Debt is a common occurrence in today’s society and causes stress to millions of Americans each year. Dealing with debt collectors is often overwhelming and seems to make everything a bit worse. If you do find yourself in debt, it’s important to arm yourself with information about debt collection so that you can prepare yourself for what’s coming next.
Learn about debt collection accounts and what that means for you and your credit.
What is a Debt Collection Account?
When you have an account that becomes seriously overdue, a creditor may send your account to a third-party debt collector. Debt collectors work to recover payments for others on their behalf.
Once your account is in collections, debt collectors work tirelessly to get you to repay what you allegedly owe them. Debt collectors will call you, send you letters, contact you at work, and send updates about the status of your payments to your credit report.
The Fair Debt Collection Practices Act (FDCPA) outlines specific rules for debt collectors to follow during their pursuit of repayment. Unfortunately, not all debt collectors follow these rules and take advantage of those who are unaware of them.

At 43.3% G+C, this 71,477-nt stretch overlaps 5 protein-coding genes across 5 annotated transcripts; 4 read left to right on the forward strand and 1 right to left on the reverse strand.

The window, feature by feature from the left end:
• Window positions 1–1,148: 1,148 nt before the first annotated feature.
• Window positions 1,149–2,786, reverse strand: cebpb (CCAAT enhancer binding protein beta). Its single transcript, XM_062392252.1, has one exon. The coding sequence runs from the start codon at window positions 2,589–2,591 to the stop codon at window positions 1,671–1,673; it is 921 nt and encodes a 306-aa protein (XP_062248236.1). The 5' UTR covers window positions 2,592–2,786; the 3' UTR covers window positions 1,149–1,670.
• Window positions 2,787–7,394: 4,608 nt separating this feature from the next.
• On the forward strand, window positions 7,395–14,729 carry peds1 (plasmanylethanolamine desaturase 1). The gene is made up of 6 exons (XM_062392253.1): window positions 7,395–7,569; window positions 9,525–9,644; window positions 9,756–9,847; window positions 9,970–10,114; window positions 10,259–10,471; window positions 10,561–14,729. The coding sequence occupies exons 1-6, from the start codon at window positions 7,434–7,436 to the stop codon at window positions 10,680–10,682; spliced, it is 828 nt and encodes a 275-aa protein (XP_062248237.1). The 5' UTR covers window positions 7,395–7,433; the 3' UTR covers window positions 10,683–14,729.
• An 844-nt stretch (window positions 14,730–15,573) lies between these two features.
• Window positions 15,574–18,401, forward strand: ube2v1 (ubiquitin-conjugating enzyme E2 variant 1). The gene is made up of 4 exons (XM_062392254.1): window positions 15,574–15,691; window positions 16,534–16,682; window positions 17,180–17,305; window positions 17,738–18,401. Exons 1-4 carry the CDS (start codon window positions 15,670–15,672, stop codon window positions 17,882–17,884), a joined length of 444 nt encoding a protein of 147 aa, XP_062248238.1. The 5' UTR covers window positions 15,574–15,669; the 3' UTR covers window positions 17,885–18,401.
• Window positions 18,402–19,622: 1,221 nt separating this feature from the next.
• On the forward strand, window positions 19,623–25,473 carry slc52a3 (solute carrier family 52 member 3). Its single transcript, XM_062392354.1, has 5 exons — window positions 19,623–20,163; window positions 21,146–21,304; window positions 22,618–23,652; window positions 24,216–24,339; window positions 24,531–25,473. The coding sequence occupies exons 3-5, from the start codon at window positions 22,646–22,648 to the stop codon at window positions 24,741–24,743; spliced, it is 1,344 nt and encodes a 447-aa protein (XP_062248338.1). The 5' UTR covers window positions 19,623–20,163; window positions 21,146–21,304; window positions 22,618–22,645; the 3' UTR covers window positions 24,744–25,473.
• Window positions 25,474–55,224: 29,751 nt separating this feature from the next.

Some of the illegal things debt collectors do include:
- Sending illegal debt collection letters
- Calling too early in the morning or too late at night
- Calling more than once a day
- Calling more than five times per week
- Calling at work when they were asked not to
- Exaggerating the amount owed
- Threatening arrest or violence
This list is not exhaustive. There are hundreds of other illegal things debt collectors do to try to get you to pay. If you believe you are a victim of such practices, contact a consumer rights attorney immediately.
How Does Debt Collection Affect My Credit?
When your account is sent to a collection agency, it is updated to the “collection” status. A collection account on your credit report is a serious problem because it shows that you were consistently negligent on the account.
When a collection appears on your credit report, your credit score drops to reflect that. Ridding yourself of debt collection on your account is not simple. It can stay on your credit report for up to seven years. This can affect future loans and credit card applications, as well as cause a significant amount of stress.
Collection accounts should be taken seriously and handled with care. You should especially take notice if you feel your debt collector has violated the FDCPA. If you have, it’s likely you can receive compensation for the harassment. You can earn up to $1,000 for your case.
The Law Offices of Jibrael S. Hindi fight against FDCPA violations and work to protect your rights against debt collectors. Give us a call and we can immediately determine if you have a case, and we will represent you free of cost! Contact us at 1-844-JIBRAEL to learn how our Miami consumer rights attorneys can help you today.